2   F   21.0    21.5    24.0    25.5
 3   F   20.5    24.0    24.5    26.0
 4   F   23.5    24.5    25.0    26.5
 5   F   21.5    23.0    22.5    23.5
 6   F   20.0    21.0    21.0    22.5
 7   F   21.5    22.5    23.0    25.0
 8   F   23.0    23.0    23.5    24.0
 9   F   20.0    21.0    22.0    21.5
10   F   16.5    19.0    19.0    19.5
11   F   24.5    25.0    28.0    28.0
12   M   26.0    25.0    29.0    31.0
13   M   21.5    22.5    23.0    26.5
14   M   23.0    22.5    24.0    27.5
15   M   25.5    27.5    26.5    27.0
16   M   20.0    23.5    22.5    26.0
17   M   24.5    25.5    27.0    28.5
18   M   22.0    22.0    24.5    26.5
19   M   24.0    21.5    24.5    25.5
20   M   23.0    20.5    31.0    26.0
21   M   27.5    28.0    31.0    31.5
22   M   23.0    23.0    23.5    25.0
23   M   21.5    23.5    24.0    28.0
24   M   17.0    24.5    26.0    29.5
25   M   22.5    25.5    25.5    26.0
26   M   23.0    24.5    26.0    30.0
27   M   22.0    21.5    23.5    25.0
;
 
/* for information about the LEGENDITEM statement, see
   https://blogs.sas.com/content/iml/2018/02/12/merged-legends.html */
title "Relative Distance Between Features";
proc sgplot data=pr;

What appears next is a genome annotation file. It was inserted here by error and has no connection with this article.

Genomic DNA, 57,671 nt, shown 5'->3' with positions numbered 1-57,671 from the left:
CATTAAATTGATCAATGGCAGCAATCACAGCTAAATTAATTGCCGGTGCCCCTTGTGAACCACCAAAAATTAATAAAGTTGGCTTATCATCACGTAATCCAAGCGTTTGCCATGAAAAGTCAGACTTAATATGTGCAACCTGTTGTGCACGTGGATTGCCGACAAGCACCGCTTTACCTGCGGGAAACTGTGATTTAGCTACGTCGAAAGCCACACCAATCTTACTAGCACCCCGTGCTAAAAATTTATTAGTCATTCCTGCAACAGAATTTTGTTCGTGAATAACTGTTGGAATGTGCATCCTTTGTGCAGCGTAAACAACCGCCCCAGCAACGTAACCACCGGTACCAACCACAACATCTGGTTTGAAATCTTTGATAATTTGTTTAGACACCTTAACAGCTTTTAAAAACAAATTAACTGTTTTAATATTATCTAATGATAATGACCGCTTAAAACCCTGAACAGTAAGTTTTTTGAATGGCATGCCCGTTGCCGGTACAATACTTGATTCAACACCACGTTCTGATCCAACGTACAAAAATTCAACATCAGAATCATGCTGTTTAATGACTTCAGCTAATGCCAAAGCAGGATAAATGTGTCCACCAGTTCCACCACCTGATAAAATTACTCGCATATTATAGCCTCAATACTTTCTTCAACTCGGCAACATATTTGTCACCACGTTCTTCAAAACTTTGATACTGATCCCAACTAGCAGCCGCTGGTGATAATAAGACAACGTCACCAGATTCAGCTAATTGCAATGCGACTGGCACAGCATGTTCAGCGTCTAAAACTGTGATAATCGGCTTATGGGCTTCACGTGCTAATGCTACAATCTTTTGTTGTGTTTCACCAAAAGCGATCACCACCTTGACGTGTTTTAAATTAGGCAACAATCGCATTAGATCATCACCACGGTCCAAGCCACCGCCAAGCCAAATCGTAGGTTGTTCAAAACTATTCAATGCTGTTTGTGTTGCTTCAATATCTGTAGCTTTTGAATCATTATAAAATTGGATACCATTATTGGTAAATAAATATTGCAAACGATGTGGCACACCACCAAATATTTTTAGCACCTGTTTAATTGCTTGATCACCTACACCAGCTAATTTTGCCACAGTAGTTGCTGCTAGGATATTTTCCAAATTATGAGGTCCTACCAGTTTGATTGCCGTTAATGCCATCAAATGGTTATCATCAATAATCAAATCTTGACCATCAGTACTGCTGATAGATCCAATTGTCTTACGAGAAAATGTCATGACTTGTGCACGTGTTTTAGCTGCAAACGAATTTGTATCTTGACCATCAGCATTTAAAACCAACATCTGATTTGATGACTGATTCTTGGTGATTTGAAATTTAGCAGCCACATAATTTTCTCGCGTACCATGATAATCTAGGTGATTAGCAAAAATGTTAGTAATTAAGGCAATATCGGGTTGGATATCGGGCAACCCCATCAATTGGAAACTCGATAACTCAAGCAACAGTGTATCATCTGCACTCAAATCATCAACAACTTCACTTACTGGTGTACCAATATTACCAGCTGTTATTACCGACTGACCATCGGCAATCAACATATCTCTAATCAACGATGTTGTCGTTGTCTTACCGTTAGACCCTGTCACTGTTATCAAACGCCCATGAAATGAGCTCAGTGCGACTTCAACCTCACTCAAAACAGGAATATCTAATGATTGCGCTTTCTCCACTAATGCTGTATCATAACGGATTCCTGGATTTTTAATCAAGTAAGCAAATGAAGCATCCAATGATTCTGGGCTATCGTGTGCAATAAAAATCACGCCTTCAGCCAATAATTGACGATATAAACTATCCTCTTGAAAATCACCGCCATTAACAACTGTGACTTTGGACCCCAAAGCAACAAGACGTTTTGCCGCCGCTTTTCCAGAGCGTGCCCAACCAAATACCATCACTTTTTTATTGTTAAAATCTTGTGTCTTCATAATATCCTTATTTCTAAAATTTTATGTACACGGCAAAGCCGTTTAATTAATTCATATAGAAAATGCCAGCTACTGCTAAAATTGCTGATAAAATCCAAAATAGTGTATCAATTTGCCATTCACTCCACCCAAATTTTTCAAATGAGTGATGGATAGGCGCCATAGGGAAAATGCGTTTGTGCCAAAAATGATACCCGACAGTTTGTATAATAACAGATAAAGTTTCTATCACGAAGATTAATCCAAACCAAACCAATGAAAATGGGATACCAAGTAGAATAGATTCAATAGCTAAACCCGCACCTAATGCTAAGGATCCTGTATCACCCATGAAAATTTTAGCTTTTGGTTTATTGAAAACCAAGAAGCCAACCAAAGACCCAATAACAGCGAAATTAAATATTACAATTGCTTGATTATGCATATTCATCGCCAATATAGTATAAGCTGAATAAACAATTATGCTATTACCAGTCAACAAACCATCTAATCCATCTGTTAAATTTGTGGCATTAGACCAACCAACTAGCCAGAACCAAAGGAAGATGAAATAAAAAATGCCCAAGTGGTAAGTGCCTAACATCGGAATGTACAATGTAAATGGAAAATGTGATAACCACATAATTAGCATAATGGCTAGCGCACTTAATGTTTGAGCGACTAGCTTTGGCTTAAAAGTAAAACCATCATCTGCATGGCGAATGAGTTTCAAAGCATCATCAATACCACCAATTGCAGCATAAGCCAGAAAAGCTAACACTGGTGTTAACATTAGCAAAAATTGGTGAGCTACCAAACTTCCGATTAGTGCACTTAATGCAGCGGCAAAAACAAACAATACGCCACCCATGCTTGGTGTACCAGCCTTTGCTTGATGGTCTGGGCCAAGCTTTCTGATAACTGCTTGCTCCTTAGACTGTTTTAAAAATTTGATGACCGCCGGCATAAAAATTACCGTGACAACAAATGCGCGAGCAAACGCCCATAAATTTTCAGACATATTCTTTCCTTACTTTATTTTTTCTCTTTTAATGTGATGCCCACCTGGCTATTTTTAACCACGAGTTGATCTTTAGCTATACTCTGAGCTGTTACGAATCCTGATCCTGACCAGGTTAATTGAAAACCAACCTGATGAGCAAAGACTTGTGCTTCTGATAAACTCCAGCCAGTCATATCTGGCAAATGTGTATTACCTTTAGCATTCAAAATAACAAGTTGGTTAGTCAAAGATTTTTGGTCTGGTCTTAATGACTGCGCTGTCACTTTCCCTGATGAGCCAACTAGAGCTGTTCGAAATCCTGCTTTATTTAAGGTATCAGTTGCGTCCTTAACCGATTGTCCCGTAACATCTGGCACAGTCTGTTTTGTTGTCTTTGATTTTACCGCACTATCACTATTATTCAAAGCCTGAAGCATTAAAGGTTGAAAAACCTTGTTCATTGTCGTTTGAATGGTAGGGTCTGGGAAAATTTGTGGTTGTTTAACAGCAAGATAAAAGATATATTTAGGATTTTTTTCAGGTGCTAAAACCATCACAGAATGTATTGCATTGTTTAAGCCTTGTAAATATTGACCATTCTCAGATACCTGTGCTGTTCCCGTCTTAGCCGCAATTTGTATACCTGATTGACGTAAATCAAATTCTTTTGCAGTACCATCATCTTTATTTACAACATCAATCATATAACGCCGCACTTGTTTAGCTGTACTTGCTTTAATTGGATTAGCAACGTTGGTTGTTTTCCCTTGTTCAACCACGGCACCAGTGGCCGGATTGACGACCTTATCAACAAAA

series x=Age y=Y / group=Person groupLC=Gender curvelabel;
   /* LEGENDITEM is a SAS 9.4M5 feature. Delete the following statements in older versions of SAS */
   legenditem type=line name="F" / label="Girls" lineattrs=GraphData1; 
   legenditem type=line name="M" / label="Boys" lineattrs=GraphData2(pattern=dash); 
   keylegend "M" "F";
run;

Notice that I used the LEGENDITEM statement to customize the legend. The LEGENDITEM statement is a SAS 9.4M5 feature. You can delete the LEGENDITEM and KEYLEGEND statements to obtain the default legend.

One of the stated goals of the study is to model the average growth rate of the measurement for boys and for girls. You can see from the spaghetti plot that growth rate appears to be linear and that boys tend to have larger measurements than girls of the same age. However, it is not clear whether the rate (the slope of the average line) is the same for each gender or is significantly different.